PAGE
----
Twenty-five sommelier students outperformed an untrained ‘control’ group of 29 people at identifying a range of common wine aromas within around two months of education, according to a study recently published in the journal Chemosensory Perception.
The study is part of ongoing efforts to examine the development of sommeliers’ brains as they gain olfactory training, with a view to better understanding brain health.
Context: Links to brain health
Experts already know that the brain’s memory hub, the entorhinal cortex, is first area to be compromised by neurodegenerative diseases such as Alzheimer’s.
In 2016, a study on 13 Master Sommeliers at the Cleveland Clinic Lou Ruvo Center for Brain Health in Las Vegas found that the entorhinal cortex was physically thicker in the wine professionals’ brains versus a control group.
‘We used Master Sommeliers because they are experts in wine, thus in olfaction,’ said neurologist Sarah Banks, PhD.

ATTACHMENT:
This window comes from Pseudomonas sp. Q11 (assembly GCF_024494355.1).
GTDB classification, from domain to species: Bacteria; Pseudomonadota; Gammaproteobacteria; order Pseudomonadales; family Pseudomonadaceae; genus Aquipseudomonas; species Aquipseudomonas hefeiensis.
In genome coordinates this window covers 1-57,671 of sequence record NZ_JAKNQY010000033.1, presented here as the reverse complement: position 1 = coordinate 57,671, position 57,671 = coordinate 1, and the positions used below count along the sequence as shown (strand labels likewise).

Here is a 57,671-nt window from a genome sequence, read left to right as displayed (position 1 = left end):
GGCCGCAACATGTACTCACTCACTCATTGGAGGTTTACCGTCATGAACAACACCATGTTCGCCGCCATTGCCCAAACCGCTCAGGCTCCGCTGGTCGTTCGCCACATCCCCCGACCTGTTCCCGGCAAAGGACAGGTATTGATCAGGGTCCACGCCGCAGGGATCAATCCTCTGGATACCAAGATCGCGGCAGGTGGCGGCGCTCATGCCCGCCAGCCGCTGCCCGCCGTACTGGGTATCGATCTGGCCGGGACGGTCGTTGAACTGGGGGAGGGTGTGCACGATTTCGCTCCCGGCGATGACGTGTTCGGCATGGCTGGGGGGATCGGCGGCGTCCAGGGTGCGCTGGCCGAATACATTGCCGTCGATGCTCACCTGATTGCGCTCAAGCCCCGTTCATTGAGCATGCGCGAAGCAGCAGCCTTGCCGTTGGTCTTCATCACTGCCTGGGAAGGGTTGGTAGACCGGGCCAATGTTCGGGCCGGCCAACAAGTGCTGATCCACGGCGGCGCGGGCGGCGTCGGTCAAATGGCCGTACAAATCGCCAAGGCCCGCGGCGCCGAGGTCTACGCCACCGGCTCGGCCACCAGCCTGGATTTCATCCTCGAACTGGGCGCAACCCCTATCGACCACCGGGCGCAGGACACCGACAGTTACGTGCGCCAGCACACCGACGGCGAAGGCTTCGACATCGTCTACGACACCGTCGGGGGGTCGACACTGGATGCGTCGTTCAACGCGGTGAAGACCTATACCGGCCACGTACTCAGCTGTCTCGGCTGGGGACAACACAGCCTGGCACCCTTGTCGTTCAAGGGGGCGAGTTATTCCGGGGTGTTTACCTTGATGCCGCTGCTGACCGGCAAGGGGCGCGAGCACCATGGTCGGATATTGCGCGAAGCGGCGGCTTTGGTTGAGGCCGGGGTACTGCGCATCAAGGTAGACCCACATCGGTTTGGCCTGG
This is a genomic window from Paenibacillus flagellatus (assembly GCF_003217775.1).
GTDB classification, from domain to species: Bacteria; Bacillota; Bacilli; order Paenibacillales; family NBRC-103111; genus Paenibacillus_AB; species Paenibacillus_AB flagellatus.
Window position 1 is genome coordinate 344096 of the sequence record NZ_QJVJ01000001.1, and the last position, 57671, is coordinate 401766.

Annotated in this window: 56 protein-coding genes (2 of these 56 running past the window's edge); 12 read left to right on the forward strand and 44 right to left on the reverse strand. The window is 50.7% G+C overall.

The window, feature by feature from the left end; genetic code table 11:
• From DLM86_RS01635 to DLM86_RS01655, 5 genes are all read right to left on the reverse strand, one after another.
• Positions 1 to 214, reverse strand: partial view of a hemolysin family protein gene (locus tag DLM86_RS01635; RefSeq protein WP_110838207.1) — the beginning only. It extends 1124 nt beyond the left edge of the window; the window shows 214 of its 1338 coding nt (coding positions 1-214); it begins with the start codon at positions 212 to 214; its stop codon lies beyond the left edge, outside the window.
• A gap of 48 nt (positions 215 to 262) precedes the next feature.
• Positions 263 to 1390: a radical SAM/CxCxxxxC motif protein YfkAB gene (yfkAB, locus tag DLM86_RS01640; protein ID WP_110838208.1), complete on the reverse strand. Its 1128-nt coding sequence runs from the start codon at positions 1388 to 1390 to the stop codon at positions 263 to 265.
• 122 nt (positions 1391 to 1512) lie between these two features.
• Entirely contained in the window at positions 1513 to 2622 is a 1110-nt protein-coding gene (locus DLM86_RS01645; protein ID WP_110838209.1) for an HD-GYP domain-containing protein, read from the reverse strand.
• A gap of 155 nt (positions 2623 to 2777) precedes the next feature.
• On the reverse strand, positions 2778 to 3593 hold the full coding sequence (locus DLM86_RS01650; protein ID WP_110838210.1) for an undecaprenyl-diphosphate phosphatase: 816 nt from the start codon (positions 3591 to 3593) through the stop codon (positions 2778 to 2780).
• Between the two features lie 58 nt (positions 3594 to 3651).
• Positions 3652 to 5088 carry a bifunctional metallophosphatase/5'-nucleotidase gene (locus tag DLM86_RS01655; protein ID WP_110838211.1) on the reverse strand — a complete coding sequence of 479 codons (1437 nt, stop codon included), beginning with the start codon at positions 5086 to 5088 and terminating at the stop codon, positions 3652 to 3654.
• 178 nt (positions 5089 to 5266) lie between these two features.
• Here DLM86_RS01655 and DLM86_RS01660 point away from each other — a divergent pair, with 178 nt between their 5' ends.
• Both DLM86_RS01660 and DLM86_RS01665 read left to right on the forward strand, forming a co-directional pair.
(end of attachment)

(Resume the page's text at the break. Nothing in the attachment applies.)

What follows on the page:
She and her team assessed structural differences in Master Sommeliers’ brains as well as functional response to motor, visual and olfactory tasks.
Results showed that sommeliers with longer careers exhibited enhanced and healthier tissue in the entorhinal cortex, suggesting that specialised training of sommeliers might result in enhancements in the brain well into adulthood.
‘This is important, given the regions involved are the first to be impacted by many neurodegenerative diseases,’ said Banks.
In continued collaboration with Banks’ 2016 MS study, colleague Johannes Frasnelli, PhD et al, of the University of Quebec, published their 2019 study in Chemosensory Perception.
Frasnelli tested sommeliers at between three and nine weeks into their education. They were asked to identify 16 aromas often found in wine, ranging from anise, apple and clove, to coffee, leather, lemon and rose.
Results backed up the theory that sommelier students make excellent models to study brain health in relation to study-related olfactory performance.
‘We are currently working on an MRI study with sommeliers who have been studying for 18 months,’ said Frasnelli.
‘We would expect to see brain changes over time, as we did in Banks’ study.
‘We know from previous research done in other fields that the brain benefits from active studying and the brain areas processing smell are also responsible for memory, emotion, learning and reward. Olfactory training improves the brain capacity.’